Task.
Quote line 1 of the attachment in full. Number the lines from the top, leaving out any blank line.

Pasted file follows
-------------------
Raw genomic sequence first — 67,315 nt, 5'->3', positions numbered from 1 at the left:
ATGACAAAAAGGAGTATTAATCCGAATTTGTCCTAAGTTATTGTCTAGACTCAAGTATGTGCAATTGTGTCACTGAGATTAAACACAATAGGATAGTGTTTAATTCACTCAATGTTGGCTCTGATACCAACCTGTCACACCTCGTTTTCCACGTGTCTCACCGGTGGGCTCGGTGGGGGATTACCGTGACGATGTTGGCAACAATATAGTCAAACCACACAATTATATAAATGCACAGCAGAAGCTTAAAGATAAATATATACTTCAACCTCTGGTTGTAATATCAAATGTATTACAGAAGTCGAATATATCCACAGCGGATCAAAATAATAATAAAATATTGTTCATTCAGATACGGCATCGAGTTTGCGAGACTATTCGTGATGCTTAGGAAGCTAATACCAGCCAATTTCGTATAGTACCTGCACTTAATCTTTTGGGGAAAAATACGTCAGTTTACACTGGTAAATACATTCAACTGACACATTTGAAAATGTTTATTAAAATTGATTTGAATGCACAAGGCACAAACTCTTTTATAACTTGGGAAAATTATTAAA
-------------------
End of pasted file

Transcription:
Raw genomic sequence first — 67,315 nt, 5'->3', positions numbered from 1 at the left: